The Xie paper in #19, although in need of editing, covers the same territory that I am trying to do -- infer both the role of QBO and Solar cycle TSI in ENSO.

> "An 11-year period is found in the PC1 of EOF analysis of tropical TCO variations (figure 1(a)), which is deemed related

to the solar cycle (Shindell et al1999). .... For another, as El Niño Modoki has an 11-year cycle since the 1980s (Ashok et al 2007) and the variations of EMI lead the tropical TCO changes, whether the 11-year cycle of topical TCO also relatives to El Niño Modoki activity which also deserve further investigation by simulation"

Clearly the solar cycle on the decadal range is correlating with ENSO.

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The Xie paper brings up another issue for me to ponder.

I am rationalizing why the SOIM wave equation model provides such a good fit to ENSO while no one (to my knowledge) has reported on this approach. Although Clarke and others have described this wave equation formulation, it appears to be comatose in practice. The apparent success that I have been seeing probably comes down to a few reinforcing factors that have never been combined effectively in past studies:

1. Combining the periodic QBO, TSI, and wobble terms as an aggregate forcing.

2. Adding a Hill/Mathieu modulation factor to the wave-equation, scaled to the TSI factor.

3. Filtering the forcing terms so they are smooth but modulate in sync with each of the source frequencies

4. Applying machine learning via symbolic regression to efficiently push the solution in the right direction.

I could see how researchers using Fourier analysis and linear DiffEq approaches might quickly give up, as including a modulated forcing and Hill factor is not conducive to traditional methods of solving the basic DiffEq.

The old adage is always at play to prevent from fooling oneself -- "if it's such a good idea, why hasn't anyone thought of it before?" The answer is that the playing field is complicated. The climate science community has bitten the big bullet and committed themselves to working on immense general circulation models (GCMs) . To consider a radical simplification of a GCM -- to the point that it maps to a simplified wave equation as I am evaluating would be a huge step backward. Yet, that happens over and over again in physics, that a primary effect provides a first-order model to the overall behavior.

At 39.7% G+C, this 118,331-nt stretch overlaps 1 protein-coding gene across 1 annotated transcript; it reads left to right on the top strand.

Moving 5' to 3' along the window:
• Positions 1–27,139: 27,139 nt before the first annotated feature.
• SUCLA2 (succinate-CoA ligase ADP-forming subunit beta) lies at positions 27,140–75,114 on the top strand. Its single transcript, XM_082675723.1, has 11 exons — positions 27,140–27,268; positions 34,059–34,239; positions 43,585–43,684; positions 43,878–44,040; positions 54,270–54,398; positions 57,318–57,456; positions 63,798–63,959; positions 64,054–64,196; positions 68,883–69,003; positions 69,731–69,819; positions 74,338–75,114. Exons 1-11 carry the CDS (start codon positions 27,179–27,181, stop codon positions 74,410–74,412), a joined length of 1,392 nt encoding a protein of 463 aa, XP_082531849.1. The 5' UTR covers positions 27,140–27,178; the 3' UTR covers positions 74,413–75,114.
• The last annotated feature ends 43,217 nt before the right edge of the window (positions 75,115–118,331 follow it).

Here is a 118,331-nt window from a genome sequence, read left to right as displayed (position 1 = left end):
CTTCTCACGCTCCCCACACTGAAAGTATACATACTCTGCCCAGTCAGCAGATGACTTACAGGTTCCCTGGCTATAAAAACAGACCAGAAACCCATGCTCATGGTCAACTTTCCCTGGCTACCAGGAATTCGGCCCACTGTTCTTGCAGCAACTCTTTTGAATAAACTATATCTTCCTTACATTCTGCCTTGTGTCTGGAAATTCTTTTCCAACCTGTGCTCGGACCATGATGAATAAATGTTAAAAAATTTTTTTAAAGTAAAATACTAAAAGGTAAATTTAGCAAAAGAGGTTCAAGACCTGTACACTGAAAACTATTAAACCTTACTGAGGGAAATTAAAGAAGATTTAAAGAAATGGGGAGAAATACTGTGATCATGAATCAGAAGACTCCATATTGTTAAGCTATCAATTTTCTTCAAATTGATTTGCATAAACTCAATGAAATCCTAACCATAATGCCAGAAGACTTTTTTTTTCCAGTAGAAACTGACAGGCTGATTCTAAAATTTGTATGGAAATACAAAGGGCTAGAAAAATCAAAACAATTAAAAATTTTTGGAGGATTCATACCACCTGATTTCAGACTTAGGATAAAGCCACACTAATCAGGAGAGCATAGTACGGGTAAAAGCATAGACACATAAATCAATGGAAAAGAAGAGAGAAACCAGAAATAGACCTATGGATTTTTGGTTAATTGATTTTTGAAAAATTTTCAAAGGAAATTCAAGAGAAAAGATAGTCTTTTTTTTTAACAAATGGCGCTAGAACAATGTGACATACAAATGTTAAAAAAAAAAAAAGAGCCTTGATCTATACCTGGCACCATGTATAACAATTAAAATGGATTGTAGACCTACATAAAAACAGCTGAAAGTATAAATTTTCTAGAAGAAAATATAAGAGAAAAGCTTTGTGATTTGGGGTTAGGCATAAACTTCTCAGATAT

> "An 11-year period is found in the PC1 of EOF analysis of tropical TCO variations (figure 1(a)), which is deemed related

to the solar cycle (Shindell et al1999). .... For another, as El Niño Modoki has an 11-year cycle since the 1980s (Ashok et al 2007) and the variations of EMI lead the tropical TCO changes, whether the 11-year cycle of topical TCO also relatives to El Niño Modoki activity which also deserve further investigation by simulation"

Clearly the solar cycle on the decadal range is correlating with ENSO.

---

The Xie paper brings up another issue for me to ponder.

I am rationalizing why the SOIM wave equation model provides such a good fit to ENSO while no one (to my knowledge) has reported on this approach. Although Clarke and others have described this wave equation formulation, it appears to be comatose in practice. The apparent success that I have been seeing probably comes down to a few reinforcing factors that have never been combined effectively in past studies:

1. Combining the periodic QBO, TSI, and wobble terms as an aggregate forcing.

2. Adding a Hill/Mathieu modulation factor to the wave-equation, scaled to the TSI factor.

3. Filtering the forcing terms so they are smooth but modulate in sync with each of the source frequencies

4. Applying machine learning via symbolic regression to efficiently push the solution in the right direction.

I could see how researchers using Fourier analysis and linear DiffEq approaches might quickly give up, as including a modulated forcing and Hill factor is not conducive to traditional methods of solving the basic DiffEq.

The old adage is always at play to prevent from fooling oneself -- "if it's such a good idea, why hasn't anyone thought of it before?" The answer is that the playing field is complicated. The climate science community has bitten the big bullet and committed themselves to working on immense general circulation models (GCMs) . To consider a radical simplification of a GCM -- to the point that it maps to a simplified wave equation as I am evaluating would be a huge step backward. Yet, that happens over and over again in physics, that a primary effect provides a first-order model to the overall behavior.